By now nearly every American understands that it is way past time to take down the Confederate battle flag, whose appearance outside of museums should have ended when Lee’s Army of Northern Virginia surrendered April 10, 1865. Confederates lowered the flag then, and their spiritual descendants should accept that.
That was the battle flag of the Army of Northern Virginia, not the flag of the Confederacy. It was designed to look sufficiently different from the American flag for Confederate generals to tell which units were friends or foes in the smoke of battle, after confusion in earlier fights.
I imagine that some advocates of the Confederate flag were startled and confused when they saw that website photo of Dylann Root waving the Confederate flag while burning the United States flag. A lot of people in the South revere the national flag, and drive trucks with bumper stickers threatening flag-burners. Let us hope that the photo of Root with those two flags damped some enthusiasm for the Confederate flag.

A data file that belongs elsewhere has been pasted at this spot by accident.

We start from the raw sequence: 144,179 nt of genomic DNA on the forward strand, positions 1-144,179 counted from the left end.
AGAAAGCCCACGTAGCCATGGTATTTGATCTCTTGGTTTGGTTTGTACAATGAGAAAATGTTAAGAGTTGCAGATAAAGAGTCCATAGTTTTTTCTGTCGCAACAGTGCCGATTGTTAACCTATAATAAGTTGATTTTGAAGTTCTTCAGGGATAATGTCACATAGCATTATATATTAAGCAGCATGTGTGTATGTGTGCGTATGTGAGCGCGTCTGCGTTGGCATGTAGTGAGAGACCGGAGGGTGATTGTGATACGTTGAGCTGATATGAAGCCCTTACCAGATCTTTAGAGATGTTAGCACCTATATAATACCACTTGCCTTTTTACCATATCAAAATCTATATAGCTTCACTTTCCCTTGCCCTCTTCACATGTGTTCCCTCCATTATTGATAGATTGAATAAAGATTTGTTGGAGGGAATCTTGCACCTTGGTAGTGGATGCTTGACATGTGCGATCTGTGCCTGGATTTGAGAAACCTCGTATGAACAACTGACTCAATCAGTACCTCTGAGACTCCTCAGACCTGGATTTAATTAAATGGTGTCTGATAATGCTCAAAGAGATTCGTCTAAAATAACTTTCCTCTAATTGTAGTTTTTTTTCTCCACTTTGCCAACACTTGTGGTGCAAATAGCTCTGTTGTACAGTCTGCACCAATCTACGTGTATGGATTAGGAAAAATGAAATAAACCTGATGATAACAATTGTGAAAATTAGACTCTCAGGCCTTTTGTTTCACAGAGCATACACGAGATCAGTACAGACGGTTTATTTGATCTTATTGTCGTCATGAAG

Confederate-flag advocates who believe in flying the flags of previous governments, legitimate or not, might try suggesting this flag, which was the first flag of the Confederacy.
But modern day Confederates might not be happy if other states and cities flew the flags of other governments that had once controlled the area. Imagine their response to seeing the Mexican flag, which could be flying in Texas, California, Arizona, and New Mexico. And they might not be happy with other historic flags representing countries that once controlled portions of the United States.